It appears that Electronic Arts will be doing games for the Wii U. This comes after EA spokesman Jeff Brown told gaming website Kotaku “We have no games in development for the Wii U currently.” In a May 15 interview. During the Stifel Nicolaus 2013 Internet, media and Communications Conference, Chief Financial Officer Blake Jorgensen said EA was “building titles for the Nintendo console, but not anywhere near as many as we are for or Xbox.”
This isn’t exactly another EA jab or snub at Nintendo’s console, but not the most concrete of commitments. Jorgensen also mentioned that EA is taking a “wait and see” approach to the Wii U to see how it measures up with the Xbox ONE and PS4.
“I think what the consumer will find is a lot more powerful gameplay with the new boxes that are coming out, and a lot of excitement, but it’ll remain to be seen as to the services associated with those as to how consumers decide which direction they might want to go.”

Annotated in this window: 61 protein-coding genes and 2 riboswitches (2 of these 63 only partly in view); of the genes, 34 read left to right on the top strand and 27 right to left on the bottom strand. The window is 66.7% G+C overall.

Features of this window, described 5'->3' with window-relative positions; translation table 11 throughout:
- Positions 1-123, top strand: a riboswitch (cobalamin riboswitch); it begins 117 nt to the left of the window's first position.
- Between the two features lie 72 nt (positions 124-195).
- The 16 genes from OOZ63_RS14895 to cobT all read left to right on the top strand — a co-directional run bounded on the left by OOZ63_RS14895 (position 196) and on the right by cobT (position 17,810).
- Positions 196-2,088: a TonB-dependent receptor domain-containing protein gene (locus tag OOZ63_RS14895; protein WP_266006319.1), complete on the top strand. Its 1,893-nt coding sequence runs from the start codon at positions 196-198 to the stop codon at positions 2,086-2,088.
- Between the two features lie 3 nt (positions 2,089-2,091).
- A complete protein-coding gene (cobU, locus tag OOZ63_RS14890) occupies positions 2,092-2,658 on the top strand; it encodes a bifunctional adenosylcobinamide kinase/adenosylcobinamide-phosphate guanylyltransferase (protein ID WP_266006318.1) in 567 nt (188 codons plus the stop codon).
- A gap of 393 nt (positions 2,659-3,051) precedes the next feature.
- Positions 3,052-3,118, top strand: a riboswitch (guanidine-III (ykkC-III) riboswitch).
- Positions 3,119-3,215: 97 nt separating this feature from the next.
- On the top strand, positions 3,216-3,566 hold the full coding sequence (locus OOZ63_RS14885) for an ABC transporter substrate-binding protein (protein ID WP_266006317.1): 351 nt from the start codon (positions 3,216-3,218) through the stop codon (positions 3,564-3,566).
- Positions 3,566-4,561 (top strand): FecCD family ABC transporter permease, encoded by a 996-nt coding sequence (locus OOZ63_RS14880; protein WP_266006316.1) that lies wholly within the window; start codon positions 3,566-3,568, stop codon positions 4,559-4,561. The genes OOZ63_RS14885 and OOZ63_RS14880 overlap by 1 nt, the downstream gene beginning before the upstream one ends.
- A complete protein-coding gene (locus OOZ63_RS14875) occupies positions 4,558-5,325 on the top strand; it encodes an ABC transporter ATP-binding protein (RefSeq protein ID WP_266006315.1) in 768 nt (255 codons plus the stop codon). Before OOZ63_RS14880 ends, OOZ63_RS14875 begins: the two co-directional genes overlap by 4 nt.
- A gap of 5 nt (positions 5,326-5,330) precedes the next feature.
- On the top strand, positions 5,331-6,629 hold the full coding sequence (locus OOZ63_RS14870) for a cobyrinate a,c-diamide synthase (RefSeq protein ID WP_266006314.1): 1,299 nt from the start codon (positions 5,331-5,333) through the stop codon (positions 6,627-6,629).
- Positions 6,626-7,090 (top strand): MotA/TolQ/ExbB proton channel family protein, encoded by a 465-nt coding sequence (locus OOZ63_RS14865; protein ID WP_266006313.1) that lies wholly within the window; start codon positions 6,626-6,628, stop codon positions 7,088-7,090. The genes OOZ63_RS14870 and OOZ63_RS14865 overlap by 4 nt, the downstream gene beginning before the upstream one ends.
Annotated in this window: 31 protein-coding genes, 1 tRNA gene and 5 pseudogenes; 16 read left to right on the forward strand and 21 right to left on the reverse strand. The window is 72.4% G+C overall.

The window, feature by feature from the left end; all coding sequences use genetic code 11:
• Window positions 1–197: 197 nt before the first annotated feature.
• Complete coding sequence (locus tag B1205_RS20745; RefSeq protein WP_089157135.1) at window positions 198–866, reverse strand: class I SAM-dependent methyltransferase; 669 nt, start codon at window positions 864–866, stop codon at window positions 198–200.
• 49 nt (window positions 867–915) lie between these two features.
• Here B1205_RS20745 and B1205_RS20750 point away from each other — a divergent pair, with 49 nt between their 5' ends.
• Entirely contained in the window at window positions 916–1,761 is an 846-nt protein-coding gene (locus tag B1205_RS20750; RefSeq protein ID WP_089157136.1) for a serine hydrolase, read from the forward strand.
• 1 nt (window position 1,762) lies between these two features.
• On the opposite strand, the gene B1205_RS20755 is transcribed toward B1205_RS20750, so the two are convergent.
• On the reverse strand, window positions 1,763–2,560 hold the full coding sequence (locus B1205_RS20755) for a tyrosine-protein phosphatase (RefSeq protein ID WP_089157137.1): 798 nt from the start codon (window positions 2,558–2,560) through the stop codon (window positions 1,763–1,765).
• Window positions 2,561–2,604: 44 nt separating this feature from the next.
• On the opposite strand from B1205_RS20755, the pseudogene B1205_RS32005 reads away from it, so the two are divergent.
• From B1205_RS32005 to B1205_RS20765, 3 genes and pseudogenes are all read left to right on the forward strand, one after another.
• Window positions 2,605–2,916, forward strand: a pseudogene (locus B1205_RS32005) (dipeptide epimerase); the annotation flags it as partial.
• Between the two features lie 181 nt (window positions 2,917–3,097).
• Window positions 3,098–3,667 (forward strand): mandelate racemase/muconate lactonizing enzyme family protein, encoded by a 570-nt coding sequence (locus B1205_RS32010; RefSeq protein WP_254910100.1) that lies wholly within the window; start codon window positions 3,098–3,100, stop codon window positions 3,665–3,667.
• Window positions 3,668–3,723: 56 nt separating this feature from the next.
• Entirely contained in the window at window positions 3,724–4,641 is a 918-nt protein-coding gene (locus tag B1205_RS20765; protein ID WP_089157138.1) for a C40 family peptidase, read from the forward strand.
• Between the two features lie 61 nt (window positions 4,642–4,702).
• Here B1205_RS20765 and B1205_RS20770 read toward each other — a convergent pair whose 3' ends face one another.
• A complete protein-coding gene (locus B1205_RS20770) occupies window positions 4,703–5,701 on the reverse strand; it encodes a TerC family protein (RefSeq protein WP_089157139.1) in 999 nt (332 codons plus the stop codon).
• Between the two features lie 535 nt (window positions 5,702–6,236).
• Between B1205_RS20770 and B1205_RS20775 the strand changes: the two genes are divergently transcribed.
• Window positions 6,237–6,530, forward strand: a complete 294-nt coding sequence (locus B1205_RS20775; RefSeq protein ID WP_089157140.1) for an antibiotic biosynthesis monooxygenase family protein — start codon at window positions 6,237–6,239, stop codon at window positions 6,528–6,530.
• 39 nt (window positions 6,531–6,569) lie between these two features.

There was no mention of clearing up Bob Summerwill—EA software engineer—who trashed the Wii U the same week that it was mentioned EA had nothing in the pipeline for Wii U. Summerwill stated:
“The WiiU is crap. Less powerful than an XBOX360. Poor online/store. Weird tablet. Nintendo are walking dead at this point.
Sony, MS, Apple, Google all following the same playbook…standard, powerful, hardware, with focus on software and services.
Nintendo are still operating like it’s 1990. They should have “done a Sega” and offered Mario/Zelda as PS4/Durango exclusives. Instead they make this awful console, and this…Nintendo.com/wiiu/downloads….Just stop it! Just make great games!
It is an utterly intentional decision to focus our resources on markets that actually matter…like mobile, and Gen4.
Nintendo platforms have always been very poor revenue-wise for third parties. Only Mario and Zelda make money. Yep, we’ve got plenty of problems, but WiiU isn’t where that family/casual market is. It’s on mobile/tablet now!”
It would only be right to have all bases covered and have titles on all systems, set your engines up to work on all systems, and put out quality games on all systems instead of giving one the shoddier versions—especially when that console’s company has been known to make big recoveries early into its current console’s run. In the south, there’s a term for this, “It would be too much like right” for companies to simply do this.